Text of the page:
Christmas is one of my favourite times of the year. The days are shorter and the weather colder and inviting to stay at home, a time of conviviality and intimacy. Lovely smells of wood burning on the fireplace and sweet spices coming from every kitchen. Christmas is the perfect time to start baking cookies and cakes, time to spend kneading dough in the kitchen and see how it sensuously rises under white linen by the heat of the oven.
Thankfully, Christmas does not need to wait until December. November is when the Christmas spirit starts to take hold of the season, and I am not talking about shops being decorated for Christmas as soon as Halloween is over. I mean, November is when the Christmas baking starts. If you want to enjoy a homemade Christmas pudding, you will need to start your preparations in November. Whether a Christmas pudding, a Christmas cake, cookies for our friends, gingerbreads for the children... the baking needs to start well ahead of Christmas day.
What is a Christmas pudding?
A Christmas pudding is a traditional desert served on Christmas day in Britain. Basically, it is a steamed pudding, with lots of dried fruit, nuts and suet. Made with black sugar and black treacle it has a dark appearance. It is served warm, usually moistened with brandy or any other liqueur and flambé.
Christmas puddings originated in the early 1400s but it only became popular as we know it today during Victorian England.
My first Christmas pudding
When I got married in Scotland only a few months after arriving there, my English teacher gave me a cookery book as a present to get me familiar with Scottish cookery. The book, by Claire Macdonald turned out to be more than just a collection of recipes but a guide to seasonal cooking in Scotland. And what better way to know a culture than by its food? Despite all these years and moving around different countries, I still carry around with me my book of Seasonal Cooking. It reminds me of cold and dark Scottish days, of whisky flavours, the smell of smoked fish and the taste of gorgeous hot puddings. This recipe of the Christmas pudding has always stuck in my mind as Lady MacDonald tells us that she uses her baby's bath to mix the ingredients rather than any other kitchen dish!
Christmas pudding recipe.
This recipe belongs to Claire Macdonald of Macdonald, winner of the Glenfiddich Award for Cookery writer in 1982.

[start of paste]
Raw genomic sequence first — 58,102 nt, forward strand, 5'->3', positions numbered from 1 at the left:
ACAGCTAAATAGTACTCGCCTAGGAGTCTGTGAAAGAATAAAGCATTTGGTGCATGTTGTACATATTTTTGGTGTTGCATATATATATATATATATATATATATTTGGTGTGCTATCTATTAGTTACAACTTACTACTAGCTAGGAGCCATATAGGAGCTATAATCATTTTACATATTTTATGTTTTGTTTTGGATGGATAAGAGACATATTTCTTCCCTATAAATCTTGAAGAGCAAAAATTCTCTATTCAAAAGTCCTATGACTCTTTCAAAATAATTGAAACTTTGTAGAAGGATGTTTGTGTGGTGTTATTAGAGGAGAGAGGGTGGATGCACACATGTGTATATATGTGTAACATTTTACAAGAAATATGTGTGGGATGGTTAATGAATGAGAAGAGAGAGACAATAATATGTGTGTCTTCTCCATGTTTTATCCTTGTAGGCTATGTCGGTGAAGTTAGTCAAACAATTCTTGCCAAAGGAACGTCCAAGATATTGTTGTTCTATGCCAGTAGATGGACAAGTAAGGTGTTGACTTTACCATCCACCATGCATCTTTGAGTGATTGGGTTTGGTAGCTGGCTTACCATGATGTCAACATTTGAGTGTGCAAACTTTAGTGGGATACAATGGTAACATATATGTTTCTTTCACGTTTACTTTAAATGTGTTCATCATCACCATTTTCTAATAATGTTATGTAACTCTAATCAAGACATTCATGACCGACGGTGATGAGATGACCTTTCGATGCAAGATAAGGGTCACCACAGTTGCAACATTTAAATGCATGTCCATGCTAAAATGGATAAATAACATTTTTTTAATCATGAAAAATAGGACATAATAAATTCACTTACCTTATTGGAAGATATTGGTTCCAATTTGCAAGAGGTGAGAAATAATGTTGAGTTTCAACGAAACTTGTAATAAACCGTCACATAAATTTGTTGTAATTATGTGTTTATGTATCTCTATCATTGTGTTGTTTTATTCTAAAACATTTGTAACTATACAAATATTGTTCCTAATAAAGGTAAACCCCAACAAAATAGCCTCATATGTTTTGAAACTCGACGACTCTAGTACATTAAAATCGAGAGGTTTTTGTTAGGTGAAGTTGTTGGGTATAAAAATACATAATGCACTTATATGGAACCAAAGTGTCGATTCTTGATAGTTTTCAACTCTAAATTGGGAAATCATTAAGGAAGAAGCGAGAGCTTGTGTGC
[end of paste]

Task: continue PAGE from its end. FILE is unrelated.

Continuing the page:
For one large pudding you will need:
- 350 gr. shredded suet 350gr. sultanas
- 350gr. raisins (stoned and halved)
- 175gr. currants
- 175gr. chopped candied peel
- 75gr. flaked almonds
- Grated rind of 1 lemon
- ½ teaspoon of salt
- ½ teaspoon of freshly grated nutmeg
- 6 eggs
- 1 wineglass of brandy
- 200ml. of milk
Use a large container to mix together all the ingredients, stirring well. Traditionally everyone in the household, or at least every child, gives the mixture a stir, and makes a wish while doing so.
Put the mixture into a 1 ½ litre basin, or if you prefer, into two smaller cooking basins and cover with a circle of greaseproof paper. You can also use clip on lid basins if you have them. Otherwise use a cloth and knot the corners on top so they do not trail in the water. Put the basin in a saucepan and half fill with boiling water. Steam the pudding for 5 to 6 hours. Take care not to let the water boil dry. I have forgotten mine in the past and it is not very pleasant to clean raisins from your kitchen ceiling!
When ready, keep your pudding in a cool place, ideally a larder. Christmas puddings are often dried out on hooks for weeks prior to serving in order to enhance the flavour.
To reheat your pudding on Christmas day, steam again for 1 ½ hours. Serve warm, only very small portions as the pudding is very heavy. Serve with a brandy sauce, cream or custard. If you are looking for a stunning effect, and there are no children around, you can douse your pudding in brandy and flambé it.
Classic Christmas Pudding
Classic Christmas Pudding
- Christmas cakes
Every country has its own Christmas foods and desserts. Whether it is the Italian panettone, the British Christmas pudding, the French Buche de Noel or the Spanish polvorones, now you can enjoy them wherever you are this Christmas.